NAME
Math::PlanePath::SquareSpiral  integer points drawn around a square (or rectangle)
SYNOPSIS
use Math::PlanePath::SquareSpiral;
my $path = Math::PlanePath::SquareSpiral>new;
my ($x, $y) = $path>n_to_xy (123);
DESCRIPTION
This path makes a square spiral,
37363534333231 3
 
38 1716151413 30 2
   
39 18 543 12 29 1
     
40 19 6 12 11 28 ... < y=0
     
41 20 78910 27 52 1
   
42 212223242526 51 2
 
4344454647484950
^
3 2 1 x=0 1 2 3
See examples/squarenumbers.pl in the sources for a simple program printing these numbers.
This path is well known from Stanislaw Ulam finding interesting straight lines when plotting the prime numbers on it. See examples/ulamspiralxpm.pl in the sources for a program generating that, or see mathimage using this SquareSpiral to draw Ulam's pattern and more.
Straight Lines
The perfect squares 1,4,9,16,25 fall on diagonals with the even perfect squares going to the upper left and the odd ones to the lower right. The pronic numbers 2,6,12,20,30,42 etc k^2+k half way between the squares fall on similar diagonals to the upper right and lower left. The decagonal numbers 10,27,52,85 etc 4*k^23*k go horizontally to the right at y=1.
In general straight lines and diagonals are 4*k^2 + b*k + c. b=0 is the even perfect squares up to the left, then b is an eighth turn counterclockwise, or clockwise if negative. So b=1 is horizontally to the left, b=2 diagonally down to the left, b=3 down vertically, etc.
Honaker's primegenerating polynomial 4*k^2 + 4*k + 59 goes down to the right, after the first 30 or so values loop around a bit.
Wider
An optional wider
parameter makes the path wider, becoming a rectangle spiral instead of a square. For example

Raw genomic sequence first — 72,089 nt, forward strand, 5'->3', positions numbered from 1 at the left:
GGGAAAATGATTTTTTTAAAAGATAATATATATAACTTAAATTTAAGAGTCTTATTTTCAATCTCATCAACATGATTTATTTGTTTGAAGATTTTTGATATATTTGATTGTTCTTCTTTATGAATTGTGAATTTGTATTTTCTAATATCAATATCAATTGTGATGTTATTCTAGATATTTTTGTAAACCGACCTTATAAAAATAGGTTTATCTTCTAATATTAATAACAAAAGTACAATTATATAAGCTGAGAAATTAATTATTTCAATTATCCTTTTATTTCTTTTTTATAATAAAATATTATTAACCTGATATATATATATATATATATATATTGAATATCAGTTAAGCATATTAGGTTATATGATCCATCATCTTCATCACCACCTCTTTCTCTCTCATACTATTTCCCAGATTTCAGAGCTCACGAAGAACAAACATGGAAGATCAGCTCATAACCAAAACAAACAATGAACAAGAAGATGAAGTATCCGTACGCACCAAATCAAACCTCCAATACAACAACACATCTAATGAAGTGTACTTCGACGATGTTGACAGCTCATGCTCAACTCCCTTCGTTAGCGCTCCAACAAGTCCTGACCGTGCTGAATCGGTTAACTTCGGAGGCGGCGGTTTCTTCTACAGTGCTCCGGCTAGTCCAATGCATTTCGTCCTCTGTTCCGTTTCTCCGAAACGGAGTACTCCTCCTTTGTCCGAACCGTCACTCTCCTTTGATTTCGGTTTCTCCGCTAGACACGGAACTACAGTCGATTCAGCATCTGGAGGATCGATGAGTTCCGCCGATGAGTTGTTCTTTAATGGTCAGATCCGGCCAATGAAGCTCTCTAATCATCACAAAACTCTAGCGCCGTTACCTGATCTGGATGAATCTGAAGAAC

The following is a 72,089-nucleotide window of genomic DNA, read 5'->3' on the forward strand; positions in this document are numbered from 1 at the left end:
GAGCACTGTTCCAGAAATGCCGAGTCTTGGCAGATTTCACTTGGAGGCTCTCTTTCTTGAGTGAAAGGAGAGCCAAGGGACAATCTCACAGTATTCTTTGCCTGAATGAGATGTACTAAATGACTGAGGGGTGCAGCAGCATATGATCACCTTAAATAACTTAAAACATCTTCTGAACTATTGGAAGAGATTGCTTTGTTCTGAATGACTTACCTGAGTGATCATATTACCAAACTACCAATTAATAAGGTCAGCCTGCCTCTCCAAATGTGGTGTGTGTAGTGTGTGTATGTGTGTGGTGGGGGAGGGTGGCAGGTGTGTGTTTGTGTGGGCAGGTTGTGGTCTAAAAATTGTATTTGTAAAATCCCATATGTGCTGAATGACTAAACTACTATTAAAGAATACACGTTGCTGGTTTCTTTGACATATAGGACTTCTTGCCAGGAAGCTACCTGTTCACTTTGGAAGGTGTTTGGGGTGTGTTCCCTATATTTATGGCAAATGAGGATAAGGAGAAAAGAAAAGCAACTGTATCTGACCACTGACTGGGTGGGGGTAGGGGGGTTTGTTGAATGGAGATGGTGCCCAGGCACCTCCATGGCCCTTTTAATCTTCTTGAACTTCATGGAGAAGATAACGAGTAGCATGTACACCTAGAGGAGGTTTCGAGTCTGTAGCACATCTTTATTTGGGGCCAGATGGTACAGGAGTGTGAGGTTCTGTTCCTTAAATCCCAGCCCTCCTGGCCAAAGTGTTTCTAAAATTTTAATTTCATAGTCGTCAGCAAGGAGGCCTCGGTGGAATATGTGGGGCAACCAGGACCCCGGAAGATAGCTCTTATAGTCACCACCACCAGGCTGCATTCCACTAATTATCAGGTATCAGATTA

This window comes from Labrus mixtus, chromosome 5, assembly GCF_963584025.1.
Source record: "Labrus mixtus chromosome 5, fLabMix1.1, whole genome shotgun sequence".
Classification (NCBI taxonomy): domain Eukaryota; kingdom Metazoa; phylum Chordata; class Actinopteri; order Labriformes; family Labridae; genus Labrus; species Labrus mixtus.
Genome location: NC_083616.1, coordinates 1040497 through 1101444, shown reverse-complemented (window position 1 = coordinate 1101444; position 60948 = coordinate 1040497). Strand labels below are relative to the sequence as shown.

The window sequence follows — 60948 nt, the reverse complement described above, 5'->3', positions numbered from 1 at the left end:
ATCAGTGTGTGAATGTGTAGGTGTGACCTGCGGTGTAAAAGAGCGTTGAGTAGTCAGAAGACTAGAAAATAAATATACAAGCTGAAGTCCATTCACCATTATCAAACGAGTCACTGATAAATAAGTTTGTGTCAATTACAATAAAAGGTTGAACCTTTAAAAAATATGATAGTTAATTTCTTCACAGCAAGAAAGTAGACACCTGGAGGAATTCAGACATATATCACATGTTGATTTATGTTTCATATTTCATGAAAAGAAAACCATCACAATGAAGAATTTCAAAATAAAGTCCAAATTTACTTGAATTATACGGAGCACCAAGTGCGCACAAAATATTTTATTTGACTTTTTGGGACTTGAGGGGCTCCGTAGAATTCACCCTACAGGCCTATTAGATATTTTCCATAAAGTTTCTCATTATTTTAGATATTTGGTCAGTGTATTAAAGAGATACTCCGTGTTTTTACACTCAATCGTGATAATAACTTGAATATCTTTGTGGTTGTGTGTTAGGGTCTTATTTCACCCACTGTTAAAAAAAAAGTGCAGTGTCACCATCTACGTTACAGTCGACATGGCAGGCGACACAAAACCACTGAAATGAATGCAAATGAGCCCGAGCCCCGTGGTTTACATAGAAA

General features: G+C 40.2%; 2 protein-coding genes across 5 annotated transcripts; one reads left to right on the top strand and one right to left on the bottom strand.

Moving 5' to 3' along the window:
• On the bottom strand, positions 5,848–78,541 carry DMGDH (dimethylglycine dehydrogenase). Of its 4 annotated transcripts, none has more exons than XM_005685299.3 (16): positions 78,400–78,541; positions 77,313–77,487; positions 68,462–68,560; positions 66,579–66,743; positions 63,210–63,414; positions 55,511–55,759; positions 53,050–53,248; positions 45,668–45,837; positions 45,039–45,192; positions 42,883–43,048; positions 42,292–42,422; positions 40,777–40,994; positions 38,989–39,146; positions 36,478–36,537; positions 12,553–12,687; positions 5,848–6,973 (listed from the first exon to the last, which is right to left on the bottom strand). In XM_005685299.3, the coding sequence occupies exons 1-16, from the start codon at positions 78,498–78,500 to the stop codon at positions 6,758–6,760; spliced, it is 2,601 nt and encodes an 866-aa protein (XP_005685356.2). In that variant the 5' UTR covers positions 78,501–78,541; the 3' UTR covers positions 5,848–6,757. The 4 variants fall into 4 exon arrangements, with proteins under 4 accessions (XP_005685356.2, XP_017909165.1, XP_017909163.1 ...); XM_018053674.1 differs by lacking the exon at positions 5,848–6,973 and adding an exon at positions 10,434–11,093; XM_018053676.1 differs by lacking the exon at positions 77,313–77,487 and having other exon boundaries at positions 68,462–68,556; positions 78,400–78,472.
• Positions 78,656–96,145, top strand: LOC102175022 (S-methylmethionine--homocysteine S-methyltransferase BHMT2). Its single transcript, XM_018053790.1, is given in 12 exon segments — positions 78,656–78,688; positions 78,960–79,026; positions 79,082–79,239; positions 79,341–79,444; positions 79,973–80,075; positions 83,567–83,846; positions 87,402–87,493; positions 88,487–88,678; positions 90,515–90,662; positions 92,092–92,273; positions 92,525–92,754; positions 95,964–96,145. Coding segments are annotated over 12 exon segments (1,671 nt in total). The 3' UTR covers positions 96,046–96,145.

$path = Math::PlanePath::SquareSpiral>new (wider => 3);
gives
2928272625242322 2
 
30 1110 9 8 7 6 21 1
   
31 12 1 2 3 4 5 20 < y=0
  
32 13141516171819 1

33343536... 2
^
4 3 2 1 x=0 1 2 3
The centre horizontal 1 to 2 is extended by wider
many further places, then the path loops around that shape. The starting point 1 is shifted to the left by wider/2 places (rounded up to an integer) to keep the spiral centred on the origin x=0,y=0.
Widening doesn't change the nature of the straight lines which arise, it just rotates them around. For example in this wider=3 example the perfect squares are still on diagonals, but the even squares go towards the bottom left (instead of top left when wider=0) and the odd squares to the top right (instead of the bottom right).
Each loop is still 8 longer than the previous, as the widening is basically a constant amount in each loop.
Corners
Other spirals can be formed by cutting the corners of the square so as to go around faster. See the following modules,
Corners Cut Class
 
1 HeptSpiralSkewed
2 HexSpiralSkewed
3 PentSpiralSkewed
4 DiamondSpiral
The PyramidSpiral is a reshaped SquareSpiral looping at the same rate.
FUNCTIONS
See "FUNCTIONS" in Math::PlanePath for the behaviour common to all path classes.
$path = Math::PlanePath::SquareSpiral>new ()
$path = Math::PlanePath::SquareSpiral>new (wider => $w)

Create and return a new square spiral object. An optional
wider
parameter widens the spiral path, it defaults to 0 which is no widening. ($x,$y) = $path>n_to_xy ($n)

Return the X,Y coordinates of point number
$n
on the path.For
$n < 1
the return is an empty list, as the path starts at 1. $n = $path>xy_to_n ($x,$y)

Return the point number for coordinates
$x,$y
.$x
and$y
are each rounded to the nearest integer, which has the effect of treating each N in the path as centred in a square of side 1, so the entire plane is covered.
SEE ALSO
Math::PlanePath, Math::PlanePath::PyramidSpiral
Math::PlanePath::DiamondSpiral, Math::PlanePath::PentSpiralSkewed, Math::PlanePath::HexSpiralSkewed, Math::PlanePath::HeptSpiralSkewed
X11 cursor font "box spiral" cursor which is this style (but going clockwise).
HOME PAGE
http://user42.tuxfamily.org/mathplanepath/index.html
LICENSE
Copyright 2010, 2011 Kevin Ryde
This file is part of MathPlanePath.
MathPlanePath is free software; you can redistribute it and/or modify it under the terms of the GNU General Public License as published by the Free Software Foundation; either version 3, or (at your option) any later version.
MathPlanePath is distributed in the hope that it will be useful, but WITHOUT ANY WARRANTY; without even the implied warranty of MERCHANTABILITY or FITNESS FOR A PARTICULAR PURPOSE. See the GNU General Public License for more details.
You should have received a copy of the GNU General Public License along with MathPlanePath. If not, see <http://www.gnu.org/licenses/>.